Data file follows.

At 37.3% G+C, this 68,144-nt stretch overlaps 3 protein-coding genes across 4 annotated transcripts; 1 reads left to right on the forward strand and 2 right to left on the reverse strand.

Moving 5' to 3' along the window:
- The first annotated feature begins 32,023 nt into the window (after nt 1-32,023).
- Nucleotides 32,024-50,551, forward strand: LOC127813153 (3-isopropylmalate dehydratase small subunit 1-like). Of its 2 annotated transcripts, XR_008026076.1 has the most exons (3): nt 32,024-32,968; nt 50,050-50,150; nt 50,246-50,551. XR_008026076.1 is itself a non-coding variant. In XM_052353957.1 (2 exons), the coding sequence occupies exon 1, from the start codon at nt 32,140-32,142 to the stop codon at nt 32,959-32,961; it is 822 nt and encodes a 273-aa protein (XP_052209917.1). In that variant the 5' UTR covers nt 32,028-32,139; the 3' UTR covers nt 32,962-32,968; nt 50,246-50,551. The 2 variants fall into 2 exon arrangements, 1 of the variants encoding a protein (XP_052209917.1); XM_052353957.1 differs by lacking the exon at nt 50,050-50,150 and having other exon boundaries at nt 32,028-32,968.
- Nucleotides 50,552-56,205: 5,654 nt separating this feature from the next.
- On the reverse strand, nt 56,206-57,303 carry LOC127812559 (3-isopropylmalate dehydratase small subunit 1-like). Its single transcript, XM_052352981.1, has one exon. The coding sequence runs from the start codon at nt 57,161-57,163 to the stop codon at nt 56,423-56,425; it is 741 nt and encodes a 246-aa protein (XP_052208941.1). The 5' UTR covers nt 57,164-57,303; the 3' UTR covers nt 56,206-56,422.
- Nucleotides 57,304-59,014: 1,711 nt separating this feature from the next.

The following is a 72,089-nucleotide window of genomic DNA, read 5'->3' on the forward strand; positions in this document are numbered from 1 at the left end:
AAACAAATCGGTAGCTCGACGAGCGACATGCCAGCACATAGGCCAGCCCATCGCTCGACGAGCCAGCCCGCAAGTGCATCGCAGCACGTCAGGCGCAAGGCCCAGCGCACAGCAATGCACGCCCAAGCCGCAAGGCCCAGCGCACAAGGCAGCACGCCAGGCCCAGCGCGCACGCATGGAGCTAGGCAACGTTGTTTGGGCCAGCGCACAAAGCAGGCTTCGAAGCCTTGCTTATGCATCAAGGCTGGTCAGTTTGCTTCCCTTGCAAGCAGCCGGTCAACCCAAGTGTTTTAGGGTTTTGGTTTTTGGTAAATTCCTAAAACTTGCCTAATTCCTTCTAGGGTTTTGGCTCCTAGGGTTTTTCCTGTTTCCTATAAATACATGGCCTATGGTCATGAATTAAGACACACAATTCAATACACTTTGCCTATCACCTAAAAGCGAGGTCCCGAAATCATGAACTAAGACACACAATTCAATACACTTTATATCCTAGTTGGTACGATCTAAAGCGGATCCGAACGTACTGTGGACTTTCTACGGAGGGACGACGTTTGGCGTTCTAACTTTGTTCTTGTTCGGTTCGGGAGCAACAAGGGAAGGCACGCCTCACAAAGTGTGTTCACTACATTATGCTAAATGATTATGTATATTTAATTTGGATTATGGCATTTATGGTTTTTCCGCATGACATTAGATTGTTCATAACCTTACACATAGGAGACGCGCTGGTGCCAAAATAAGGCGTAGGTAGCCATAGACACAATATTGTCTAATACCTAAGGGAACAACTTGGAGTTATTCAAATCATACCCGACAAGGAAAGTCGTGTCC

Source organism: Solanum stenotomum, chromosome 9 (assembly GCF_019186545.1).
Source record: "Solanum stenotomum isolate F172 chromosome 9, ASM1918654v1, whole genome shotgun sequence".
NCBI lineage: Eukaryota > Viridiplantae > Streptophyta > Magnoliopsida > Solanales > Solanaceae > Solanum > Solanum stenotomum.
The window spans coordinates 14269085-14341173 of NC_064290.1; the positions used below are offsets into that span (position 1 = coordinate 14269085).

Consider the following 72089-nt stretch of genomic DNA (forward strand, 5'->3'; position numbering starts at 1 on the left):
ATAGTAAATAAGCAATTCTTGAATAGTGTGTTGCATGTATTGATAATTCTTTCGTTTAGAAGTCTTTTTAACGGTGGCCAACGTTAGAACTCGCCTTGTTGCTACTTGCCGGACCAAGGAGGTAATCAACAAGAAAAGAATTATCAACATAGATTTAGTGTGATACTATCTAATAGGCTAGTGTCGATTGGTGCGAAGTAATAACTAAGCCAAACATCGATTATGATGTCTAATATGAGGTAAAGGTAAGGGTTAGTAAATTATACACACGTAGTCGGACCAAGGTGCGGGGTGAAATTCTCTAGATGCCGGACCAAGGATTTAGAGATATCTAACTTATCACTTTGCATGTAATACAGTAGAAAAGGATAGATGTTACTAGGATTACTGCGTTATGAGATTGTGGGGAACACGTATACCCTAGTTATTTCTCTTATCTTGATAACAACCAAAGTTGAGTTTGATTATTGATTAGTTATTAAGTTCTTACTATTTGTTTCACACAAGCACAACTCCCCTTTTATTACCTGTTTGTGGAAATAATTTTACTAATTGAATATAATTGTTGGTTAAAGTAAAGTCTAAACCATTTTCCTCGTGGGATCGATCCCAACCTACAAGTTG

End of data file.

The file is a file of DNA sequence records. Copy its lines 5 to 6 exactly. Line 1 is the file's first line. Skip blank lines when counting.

- Nucleotides 50,552-56,205: 5,654 nt separating this feature from the next.
- On the reverse strand, nt 56,206-57,303 carry LOC127812559 (3-isopropylmalate dehydratase small subunit 1-like). Its single transcript, XM_052352981.1, has one exon. The coding sequence runs from the start codon at nt 57,161-57,163 to the stop codon at nt 56,423-56,425; it is 741 nt and encodes a 246-aa protein (XP_052208941.1). The 5' UTR covers nt 57,164-57,303; the 3' UTR covers nt 56,206-56,422.